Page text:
From Black Voices — If anyone thinks this Tracy Morgan fiasco has anything to do with the controversial statements he made about gay people at a standup show on June 3 in Nashville, the joke is on them.
Stand-up comedians have always been granted a “funny pass” — unspoken permission to say offensive and controversial things about anyone and anything. But only the talented comedians get the pass, and it’s clear Morgan isn’t funny enough to receive one.
A reminder about the last time a comedian without a “funny pass” said some offensive remarks about a group of people and couldn’t get anyone to buy the apology he was selling afterward.
In 2006, Michael Richards (more commonly known as “Kramer” on the sitcom ‘Seinfield’) went ballistic on a group of black hecklers at Los Angeles’ Laugh Factory. He called them the n-word, said, “50 years ago we’d have you upside down with a [expletive] fork up your [expletive].” In the days after, some attempted to come to his defense, but most of his peers knew the truth. Richards was his best as “Kramer,” a character written for him and guided by a more superior comedian, Jerry Seinfeld. Left to his own devices on the stage, Kramer lost whatever semblance he had of a career and these days he’s closer to being a civilian looking for work than a star.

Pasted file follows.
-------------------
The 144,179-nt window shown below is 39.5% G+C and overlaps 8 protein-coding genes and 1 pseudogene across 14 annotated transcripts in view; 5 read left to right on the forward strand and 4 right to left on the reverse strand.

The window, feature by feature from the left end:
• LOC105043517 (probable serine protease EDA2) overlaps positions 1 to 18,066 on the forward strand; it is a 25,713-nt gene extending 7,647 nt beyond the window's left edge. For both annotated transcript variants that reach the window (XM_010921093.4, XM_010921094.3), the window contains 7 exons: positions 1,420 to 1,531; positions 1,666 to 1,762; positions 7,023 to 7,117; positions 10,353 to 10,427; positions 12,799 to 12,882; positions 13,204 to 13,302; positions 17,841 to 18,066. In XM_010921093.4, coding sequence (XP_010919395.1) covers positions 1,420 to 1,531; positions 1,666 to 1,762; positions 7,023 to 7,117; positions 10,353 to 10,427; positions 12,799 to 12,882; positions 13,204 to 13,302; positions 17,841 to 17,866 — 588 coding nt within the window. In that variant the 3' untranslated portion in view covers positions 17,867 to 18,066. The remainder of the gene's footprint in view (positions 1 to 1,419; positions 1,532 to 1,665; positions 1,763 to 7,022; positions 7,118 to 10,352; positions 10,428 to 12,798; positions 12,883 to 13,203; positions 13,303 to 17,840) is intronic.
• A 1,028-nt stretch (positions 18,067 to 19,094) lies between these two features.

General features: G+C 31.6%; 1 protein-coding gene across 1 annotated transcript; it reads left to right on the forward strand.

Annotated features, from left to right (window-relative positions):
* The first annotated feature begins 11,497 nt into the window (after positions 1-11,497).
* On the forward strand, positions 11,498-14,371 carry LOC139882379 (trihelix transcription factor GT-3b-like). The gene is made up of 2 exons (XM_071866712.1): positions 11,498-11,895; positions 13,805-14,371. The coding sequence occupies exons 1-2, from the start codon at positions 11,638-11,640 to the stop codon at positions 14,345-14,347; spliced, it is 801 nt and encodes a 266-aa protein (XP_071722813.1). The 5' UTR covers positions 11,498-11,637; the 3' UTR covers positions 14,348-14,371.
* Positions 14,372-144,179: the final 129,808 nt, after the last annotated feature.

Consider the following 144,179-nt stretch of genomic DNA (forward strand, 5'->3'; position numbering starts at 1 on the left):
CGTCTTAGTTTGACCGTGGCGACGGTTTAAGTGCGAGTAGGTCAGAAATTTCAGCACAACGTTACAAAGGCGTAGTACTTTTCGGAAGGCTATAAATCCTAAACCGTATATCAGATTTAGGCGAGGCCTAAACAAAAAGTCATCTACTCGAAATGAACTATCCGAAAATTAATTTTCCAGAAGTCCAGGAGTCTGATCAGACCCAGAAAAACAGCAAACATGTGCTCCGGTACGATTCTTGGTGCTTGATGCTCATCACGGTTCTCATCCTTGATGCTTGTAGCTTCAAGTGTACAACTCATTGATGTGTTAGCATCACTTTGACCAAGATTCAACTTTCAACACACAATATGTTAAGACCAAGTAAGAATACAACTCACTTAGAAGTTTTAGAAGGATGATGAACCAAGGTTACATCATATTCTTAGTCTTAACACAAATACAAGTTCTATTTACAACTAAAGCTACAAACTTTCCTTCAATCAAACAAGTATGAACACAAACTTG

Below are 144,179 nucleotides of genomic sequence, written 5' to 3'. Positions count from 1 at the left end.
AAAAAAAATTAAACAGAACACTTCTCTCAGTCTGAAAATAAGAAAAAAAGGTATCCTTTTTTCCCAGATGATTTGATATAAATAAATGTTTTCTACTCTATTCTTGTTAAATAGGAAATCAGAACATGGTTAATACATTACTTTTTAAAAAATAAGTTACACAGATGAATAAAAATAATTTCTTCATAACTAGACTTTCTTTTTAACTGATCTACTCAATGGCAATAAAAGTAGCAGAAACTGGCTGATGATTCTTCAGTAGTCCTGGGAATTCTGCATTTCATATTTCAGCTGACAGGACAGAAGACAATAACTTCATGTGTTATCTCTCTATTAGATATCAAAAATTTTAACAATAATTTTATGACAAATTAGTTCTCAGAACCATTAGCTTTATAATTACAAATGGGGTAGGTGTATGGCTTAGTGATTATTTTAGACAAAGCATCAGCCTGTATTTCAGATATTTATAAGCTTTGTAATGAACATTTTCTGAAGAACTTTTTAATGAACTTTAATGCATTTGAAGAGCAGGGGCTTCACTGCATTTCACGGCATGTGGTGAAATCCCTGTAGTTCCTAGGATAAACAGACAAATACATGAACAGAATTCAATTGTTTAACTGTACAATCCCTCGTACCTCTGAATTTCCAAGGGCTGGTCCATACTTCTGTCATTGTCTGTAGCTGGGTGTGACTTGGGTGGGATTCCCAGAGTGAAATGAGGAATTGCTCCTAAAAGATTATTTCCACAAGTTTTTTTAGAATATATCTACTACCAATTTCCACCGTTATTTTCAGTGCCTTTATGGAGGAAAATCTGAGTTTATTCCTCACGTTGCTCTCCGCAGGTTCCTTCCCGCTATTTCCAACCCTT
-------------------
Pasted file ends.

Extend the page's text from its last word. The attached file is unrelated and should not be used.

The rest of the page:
Like Richards, Morgan is a comedian more known for a character he plays on television (“Tracy Jordan” on the sitcom, ’30 Rock’) than a heavyweight on the stand-up scene. Comedian W. Kamau Bell wrote on his Twitter today, “It is an open secret in Hollywood that the only person who knows how to make Tracy Morgan funny 100% of the time is Tina Fey. Not Tracy.”
The secret is open because the secret is so obvious.
Morgan’s comedy is high on absurdity but low on jokes. His HBO stand-up special last year, ‘Tracy Morgan: Black And Blue,’ was barely watchable. He was rude, offensive and foul, but hilarious? No.
Those defending Morgan are not strengthening their defense by commenting on his actual skills as a comedian. Current ‘Saturday Night Live’ cast member Jay Pharoah went on a brief rant yesterday via Twitter not to defend Morgan, but to suggest what the uproar about Morgan’s statements mean for comedians today. He wrote, “I’m not supporting anyone, I’m just saying over the past 30 years comedy has dramatically changed because people are so sensitive.”